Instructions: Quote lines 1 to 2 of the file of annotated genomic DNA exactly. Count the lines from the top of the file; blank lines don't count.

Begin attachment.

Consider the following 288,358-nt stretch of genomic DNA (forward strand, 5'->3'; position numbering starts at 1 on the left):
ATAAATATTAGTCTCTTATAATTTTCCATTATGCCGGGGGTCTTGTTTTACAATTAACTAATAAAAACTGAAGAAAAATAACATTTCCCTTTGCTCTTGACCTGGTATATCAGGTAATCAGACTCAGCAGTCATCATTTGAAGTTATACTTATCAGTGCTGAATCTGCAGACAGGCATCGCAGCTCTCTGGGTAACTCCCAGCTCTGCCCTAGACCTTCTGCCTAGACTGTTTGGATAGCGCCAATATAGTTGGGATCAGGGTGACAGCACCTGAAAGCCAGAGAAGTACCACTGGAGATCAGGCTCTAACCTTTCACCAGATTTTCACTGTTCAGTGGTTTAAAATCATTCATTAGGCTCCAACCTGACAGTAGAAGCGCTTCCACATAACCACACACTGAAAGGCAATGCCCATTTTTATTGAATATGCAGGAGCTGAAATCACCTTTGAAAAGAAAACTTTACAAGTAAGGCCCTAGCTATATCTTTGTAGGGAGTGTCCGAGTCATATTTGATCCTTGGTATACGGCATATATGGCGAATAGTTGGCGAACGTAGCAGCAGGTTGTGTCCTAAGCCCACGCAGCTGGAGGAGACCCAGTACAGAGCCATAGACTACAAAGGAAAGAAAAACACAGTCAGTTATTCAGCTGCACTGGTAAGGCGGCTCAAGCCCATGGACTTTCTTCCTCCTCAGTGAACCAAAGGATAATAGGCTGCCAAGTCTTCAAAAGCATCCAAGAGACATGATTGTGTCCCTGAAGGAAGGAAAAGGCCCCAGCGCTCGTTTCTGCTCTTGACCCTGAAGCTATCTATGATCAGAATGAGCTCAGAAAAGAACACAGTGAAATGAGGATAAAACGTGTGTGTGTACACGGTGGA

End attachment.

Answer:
Consider the following 288,358-nt stretch of genomic DNA (forward strand, 5'->3'; position numbering starts at 1 on the left):
ATAAATATTAGTCTCTTATAATTTTCCATTATGCCGGGGGTCTTGTTTTACAATTAACTAATAAAAACTGAAGAAAAATAACATTTCCCTTTGCTCTTGACCTGGTATATCAGGTAATCAGACTCAGCAGTCATCATTTGAAGTTATACTTATCAGTGCTGAATCTGCAGACAGGCATCGCAGCTCTCTGGGTAACTCCCAGCTCTGCCCTAGACCTTCTGCCTAGACTGTTTGGATAGCGCCAATATAGTTGGGATCAGGGTGACAGCACCTGAAAGCCAGAGAAGTACCACTGGAGATCAGGCTCTAACCTTTCACCAGATTTTCACTGTTCAGTGGTTTAAAATCATTCATTAGGCTCCAACCTGACAGTAGAAGCGCTTCCACATAACCACACACTGAAAGGCAATGCCCATTTTTATTGAATATGCAGGAGCTGAAATCACCTTTGAAAAGAAAACTTTACAAGTAAGGCCCTAGCTATATCTTTGTAGGGAGTGTCCGAGTCATATTTGATCCTTGGTATACGGCATATATGGCGAATAGTTGGCGAACGTAGCAGCAGGTTGTGTCCTAAGCCCACGCAGCTGGAGGAGACCCAGTACAGAGCCATAGACTACAAAGGAAAGAAAAACACAGTCAGTTATTCAGCTGCACTGGTAAGGCGGCTCAAGCCCATGGACTTTCTTCCTCCTCAGTGAACCAAAGGATAATAGGCTGCCAAGTCTTCAAAAGCATCCAAGAGACATGATTGTGTCCCTGAAGGAAGGAAAAGGCCCCAGCGCTCGTTTCTGCTCTTGACCCTGAAGCTATCTATGATCAGAATGAGCTCAGAAAAGAACACAGTGAAATGAGGATAAAACGTGTGTGTGTACACGGTGGA